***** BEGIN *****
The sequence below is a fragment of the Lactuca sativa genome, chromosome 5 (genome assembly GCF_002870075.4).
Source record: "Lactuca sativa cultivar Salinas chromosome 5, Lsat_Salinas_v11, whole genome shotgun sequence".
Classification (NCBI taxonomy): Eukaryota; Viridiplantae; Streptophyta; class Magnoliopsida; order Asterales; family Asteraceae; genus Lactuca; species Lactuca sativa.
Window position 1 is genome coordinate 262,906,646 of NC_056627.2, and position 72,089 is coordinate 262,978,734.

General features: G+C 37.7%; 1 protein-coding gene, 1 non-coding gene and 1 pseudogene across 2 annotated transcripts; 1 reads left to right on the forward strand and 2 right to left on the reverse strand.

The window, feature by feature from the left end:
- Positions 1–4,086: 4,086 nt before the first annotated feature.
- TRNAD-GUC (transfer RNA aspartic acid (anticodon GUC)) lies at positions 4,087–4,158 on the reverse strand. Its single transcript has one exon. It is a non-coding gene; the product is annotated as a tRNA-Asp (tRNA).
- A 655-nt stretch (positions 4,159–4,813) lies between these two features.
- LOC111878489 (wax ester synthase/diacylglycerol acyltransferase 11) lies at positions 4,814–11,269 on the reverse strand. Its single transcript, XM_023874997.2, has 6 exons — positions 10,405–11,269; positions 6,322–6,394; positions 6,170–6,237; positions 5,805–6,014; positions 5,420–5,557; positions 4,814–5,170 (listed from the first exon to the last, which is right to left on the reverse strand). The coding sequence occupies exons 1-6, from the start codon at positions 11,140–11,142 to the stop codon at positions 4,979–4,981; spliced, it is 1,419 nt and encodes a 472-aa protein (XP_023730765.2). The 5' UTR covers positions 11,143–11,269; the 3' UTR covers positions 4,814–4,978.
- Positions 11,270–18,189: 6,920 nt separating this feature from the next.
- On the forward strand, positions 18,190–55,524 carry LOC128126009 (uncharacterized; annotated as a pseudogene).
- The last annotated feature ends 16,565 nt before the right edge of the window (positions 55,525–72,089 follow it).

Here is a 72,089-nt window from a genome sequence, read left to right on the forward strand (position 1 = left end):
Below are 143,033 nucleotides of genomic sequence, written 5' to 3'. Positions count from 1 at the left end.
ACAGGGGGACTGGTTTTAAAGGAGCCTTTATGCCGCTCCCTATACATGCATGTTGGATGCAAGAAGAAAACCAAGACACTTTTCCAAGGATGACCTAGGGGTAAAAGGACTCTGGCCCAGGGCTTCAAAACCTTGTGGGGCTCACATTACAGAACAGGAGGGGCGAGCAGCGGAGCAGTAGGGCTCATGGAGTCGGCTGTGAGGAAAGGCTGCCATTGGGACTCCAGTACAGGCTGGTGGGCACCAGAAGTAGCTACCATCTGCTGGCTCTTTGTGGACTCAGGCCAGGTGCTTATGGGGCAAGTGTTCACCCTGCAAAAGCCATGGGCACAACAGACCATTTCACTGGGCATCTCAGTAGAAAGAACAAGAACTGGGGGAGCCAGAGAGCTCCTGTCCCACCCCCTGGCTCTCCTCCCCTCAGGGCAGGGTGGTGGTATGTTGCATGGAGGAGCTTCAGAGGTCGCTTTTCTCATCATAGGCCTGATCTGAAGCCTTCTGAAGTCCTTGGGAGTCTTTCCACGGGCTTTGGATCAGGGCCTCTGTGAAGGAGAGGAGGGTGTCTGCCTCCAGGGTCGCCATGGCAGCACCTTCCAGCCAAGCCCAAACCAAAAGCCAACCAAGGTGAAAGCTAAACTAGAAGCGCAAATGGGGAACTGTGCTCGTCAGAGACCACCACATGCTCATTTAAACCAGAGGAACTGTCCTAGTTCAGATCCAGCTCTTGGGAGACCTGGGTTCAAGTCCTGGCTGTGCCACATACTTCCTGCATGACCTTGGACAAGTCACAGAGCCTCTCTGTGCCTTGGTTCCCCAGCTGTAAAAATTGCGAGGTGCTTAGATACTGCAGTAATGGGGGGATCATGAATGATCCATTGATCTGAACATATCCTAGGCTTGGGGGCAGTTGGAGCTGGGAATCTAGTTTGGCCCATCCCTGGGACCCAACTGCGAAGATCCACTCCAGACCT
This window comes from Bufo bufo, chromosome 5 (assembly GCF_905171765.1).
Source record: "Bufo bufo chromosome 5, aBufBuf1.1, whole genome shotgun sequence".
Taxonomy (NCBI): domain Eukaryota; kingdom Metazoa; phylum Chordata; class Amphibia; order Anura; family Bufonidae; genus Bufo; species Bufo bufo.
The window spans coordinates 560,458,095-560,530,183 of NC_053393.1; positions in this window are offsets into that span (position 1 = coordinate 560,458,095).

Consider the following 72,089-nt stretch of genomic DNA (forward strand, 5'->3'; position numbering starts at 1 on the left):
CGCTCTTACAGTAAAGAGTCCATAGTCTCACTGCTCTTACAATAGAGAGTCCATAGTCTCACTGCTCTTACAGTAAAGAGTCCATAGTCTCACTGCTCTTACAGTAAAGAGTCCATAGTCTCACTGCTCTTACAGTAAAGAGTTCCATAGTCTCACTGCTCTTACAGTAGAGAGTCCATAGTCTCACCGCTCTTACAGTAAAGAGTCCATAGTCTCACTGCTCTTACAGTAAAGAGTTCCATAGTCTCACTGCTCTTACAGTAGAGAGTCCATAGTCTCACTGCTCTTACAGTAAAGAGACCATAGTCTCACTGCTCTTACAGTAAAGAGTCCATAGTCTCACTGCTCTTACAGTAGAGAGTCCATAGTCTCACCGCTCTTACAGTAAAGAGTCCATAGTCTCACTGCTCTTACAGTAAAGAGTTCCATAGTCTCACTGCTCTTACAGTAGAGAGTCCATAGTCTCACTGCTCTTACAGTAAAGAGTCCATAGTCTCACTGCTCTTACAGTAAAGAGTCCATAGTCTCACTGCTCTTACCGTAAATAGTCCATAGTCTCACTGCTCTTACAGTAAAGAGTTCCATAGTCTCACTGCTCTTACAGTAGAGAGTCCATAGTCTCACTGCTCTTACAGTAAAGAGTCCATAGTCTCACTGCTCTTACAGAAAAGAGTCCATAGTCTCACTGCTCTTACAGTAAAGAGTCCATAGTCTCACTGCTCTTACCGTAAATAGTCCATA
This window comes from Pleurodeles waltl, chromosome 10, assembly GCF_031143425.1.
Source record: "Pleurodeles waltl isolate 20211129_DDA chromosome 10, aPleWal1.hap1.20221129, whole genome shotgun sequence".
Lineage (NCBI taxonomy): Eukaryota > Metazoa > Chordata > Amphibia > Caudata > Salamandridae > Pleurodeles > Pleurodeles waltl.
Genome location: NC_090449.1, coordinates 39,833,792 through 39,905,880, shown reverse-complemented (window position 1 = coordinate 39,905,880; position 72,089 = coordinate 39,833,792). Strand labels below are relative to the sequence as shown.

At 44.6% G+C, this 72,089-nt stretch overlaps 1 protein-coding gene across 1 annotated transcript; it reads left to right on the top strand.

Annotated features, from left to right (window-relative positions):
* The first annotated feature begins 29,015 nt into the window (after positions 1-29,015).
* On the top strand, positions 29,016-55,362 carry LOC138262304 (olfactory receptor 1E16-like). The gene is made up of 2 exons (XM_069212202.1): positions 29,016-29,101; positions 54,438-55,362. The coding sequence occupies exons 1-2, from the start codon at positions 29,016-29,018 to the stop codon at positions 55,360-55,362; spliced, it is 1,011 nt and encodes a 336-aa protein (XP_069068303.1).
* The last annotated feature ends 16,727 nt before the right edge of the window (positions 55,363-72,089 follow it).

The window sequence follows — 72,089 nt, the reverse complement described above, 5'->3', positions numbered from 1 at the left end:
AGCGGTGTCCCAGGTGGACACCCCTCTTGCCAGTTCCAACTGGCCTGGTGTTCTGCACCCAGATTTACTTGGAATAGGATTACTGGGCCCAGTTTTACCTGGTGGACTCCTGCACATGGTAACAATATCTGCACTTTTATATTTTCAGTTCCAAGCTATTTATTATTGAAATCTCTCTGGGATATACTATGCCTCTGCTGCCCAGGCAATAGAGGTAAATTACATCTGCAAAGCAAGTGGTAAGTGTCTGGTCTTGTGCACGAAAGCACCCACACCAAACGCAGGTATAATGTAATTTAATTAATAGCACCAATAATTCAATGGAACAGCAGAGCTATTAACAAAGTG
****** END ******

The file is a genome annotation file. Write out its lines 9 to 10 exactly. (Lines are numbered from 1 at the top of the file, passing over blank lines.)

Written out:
- A 655-nt stretch (positions 4,159–4,813) lies between these two features.
- LOC111878489 (wax ester synthase/diacylglycerol acyltransferase 11) lies at positions 4,814–11,269 on the reverse strand. Its single transcript, XM_023874997.2, has 6 exons — positions 10,405–11,269; positions 6,322–6,394; positions 6,170–6,237; positions 5,805–6,014; positions 5,420–5,557; positions 4,814–5,170 (listed from the first exon to the last, which is right to left on the reverse strand). The coding sequence occupies exons 1-6, from the start codon at positions 11,140–11,142 to the stop codon at positions 4,979–4,981; spliced, it is 1,419 nt and encodes a 472-aa protein (XP_023730765.2). The 5' UTR covers positions 11,143–11,269; the 3' UTR covers positions 4,814–4,978.